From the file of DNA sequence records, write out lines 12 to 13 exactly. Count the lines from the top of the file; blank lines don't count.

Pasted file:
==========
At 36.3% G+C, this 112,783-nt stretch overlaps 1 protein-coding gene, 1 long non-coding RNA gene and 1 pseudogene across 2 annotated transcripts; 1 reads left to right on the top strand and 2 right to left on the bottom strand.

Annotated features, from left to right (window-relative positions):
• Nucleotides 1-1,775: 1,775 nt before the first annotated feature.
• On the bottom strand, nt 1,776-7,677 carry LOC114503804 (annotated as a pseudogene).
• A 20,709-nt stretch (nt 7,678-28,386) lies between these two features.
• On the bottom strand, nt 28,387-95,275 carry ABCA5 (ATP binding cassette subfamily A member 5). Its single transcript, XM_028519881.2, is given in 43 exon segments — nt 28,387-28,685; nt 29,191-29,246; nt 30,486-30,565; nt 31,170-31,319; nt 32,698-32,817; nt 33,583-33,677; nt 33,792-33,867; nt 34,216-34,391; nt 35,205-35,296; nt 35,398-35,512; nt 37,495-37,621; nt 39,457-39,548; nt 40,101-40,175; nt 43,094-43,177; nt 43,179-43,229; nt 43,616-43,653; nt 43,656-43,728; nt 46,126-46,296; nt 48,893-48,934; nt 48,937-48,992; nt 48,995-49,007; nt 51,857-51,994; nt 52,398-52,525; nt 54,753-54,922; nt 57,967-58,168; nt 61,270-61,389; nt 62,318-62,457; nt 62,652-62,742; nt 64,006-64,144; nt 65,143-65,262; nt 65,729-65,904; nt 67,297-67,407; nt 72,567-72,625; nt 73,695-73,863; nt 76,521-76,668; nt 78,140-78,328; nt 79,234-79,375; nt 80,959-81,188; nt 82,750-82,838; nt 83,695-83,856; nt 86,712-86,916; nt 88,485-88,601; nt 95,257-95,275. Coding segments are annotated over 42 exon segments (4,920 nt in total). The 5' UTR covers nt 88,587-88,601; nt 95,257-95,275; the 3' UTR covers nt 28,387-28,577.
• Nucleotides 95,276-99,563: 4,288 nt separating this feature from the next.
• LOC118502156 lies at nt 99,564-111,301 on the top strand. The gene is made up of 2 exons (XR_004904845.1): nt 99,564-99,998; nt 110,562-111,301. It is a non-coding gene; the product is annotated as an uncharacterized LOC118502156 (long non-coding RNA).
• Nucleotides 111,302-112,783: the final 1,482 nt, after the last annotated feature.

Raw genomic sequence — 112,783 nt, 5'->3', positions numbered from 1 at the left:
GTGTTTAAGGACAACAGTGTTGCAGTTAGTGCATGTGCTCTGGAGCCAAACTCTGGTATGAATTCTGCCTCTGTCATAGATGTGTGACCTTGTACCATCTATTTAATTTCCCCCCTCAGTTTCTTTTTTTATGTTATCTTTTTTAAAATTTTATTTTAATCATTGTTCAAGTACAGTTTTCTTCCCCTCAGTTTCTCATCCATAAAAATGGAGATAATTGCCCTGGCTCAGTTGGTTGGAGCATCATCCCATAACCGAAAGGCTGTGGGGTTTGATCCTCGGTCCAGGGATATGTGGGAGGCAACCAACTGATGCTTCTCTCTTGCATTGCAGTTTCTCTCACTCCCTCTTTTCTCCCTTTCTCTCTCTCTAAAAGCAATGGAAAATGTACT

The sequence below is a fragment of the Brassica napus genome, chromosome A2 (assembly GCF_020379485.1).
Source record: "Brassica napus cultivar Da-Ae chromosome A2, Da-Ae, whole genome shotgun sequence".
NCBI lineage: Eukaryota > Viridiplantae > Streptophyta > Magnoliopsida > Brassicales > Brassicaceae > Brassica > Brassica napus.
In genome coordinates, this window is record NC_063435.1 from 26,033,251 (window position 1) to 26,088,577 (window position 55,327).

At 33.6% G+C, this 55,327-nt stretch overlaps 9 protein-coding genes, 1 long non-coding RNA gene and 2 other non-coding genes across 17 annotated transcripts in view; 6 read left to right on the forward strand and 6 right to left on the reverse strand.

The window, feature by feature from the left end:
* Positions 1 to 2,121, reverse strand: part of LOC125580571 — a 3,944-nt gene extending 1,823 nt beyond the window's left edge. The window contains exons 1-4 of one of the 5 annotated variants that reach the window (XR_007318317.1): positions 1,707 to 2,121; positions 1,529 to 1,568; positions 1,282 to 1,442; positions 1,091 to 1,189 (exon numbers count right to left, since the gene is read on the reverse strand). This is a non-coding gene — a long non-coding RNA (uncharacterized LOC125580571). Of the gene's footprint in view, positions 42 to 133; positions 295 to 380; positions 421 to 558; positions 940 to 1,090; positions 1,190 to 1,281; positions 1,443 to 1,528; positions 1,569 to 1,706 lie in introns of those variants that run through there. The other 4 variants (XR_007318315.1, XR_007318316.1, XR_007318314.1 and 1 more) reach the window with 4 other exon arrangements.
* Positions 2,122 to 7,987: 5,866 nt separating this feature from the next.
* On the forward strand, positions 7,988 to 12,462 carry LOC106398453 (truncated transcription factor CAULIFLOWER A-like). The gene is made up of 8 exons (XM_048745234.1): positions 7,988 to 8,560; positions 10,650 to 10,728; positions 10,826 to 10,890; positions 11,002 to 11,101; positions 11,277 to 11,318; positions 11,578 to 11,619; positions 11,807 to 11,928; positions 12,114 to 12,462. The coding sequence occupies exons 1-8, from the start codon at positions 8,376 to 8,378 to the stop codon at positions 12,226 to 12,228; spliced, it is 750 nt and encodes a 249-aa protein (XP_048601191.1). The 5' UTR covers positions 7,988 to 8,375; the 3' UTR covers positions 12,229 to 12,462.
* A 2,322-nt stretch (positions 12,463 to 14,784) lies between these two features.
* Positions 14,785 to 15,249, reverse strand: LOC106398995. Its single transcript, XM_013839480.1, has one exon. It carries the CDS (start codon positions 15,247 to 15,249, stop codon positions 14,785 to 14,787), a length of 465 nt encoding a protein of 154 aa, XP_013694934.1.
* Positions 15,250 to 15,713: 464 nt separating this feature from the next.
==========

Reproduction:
The sequence below is a fragment of the Brassica napus genome, chromosome A2 (assembly GCF_020379485.1).
Source record: "Brassica napus cultivar Da-Ae chromosome A2, Da-Ae, whole genome shotgun sequence".